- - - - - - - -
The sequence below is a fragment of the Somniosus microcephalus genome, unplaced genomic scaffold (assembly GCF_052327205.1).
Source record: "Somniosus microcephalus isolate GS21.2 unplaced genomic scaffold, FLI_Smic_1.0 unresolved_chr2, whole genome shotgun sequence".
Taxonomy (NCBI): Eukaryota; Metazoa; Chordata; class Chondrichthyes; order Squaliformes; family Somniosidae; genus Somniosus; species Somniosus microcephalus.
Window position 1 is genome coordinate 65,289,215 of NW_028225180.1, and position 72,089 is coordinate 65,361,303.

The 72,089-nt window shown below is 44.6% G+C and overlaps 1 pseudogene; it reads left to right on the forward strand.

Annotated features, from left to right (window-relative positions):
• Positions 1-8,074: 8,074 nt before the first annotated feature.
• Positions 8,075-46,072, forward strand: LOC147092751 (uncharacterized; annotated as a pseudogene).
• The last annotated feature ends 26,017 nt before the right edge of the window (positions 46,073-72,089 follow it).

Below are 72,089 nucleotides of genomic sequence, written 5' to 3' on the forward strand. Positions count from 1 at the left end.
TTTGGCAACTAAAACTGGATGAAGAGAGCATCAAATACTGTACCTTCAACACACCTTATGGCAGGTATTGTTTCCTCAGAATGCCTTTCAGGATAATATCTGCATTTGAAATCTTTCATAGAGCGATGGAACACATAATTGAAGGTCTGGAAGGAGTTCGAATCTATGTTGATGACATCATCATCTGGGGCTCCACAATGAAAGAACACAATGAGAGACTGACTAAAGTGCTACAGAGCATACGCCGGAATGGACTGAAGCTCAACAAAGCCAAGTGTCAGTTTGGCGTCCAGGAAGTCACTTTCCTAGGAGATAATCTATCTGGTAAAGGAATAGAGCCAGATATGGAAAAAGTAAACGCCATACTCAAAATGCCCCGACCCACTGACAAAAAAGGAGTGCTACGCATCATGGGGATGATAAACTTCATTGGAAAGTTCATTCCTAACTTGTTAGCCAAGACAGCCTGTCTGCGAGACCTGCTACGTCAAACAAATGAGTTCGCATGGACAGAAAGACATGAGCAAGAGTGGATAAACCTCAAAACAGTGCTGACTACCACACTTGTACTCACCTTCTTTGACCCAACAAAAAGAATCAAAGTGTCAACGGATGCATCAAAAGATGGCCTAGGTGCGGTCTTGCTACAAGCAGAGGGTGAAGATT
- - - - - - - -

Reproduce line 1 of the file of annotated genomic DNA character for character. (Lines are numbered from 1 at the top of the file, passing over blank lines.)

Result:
The sequence below is a fragment of the Somniosus microcephalus genome, unplaced genomic scaffold (assembly GCF_052327205.1).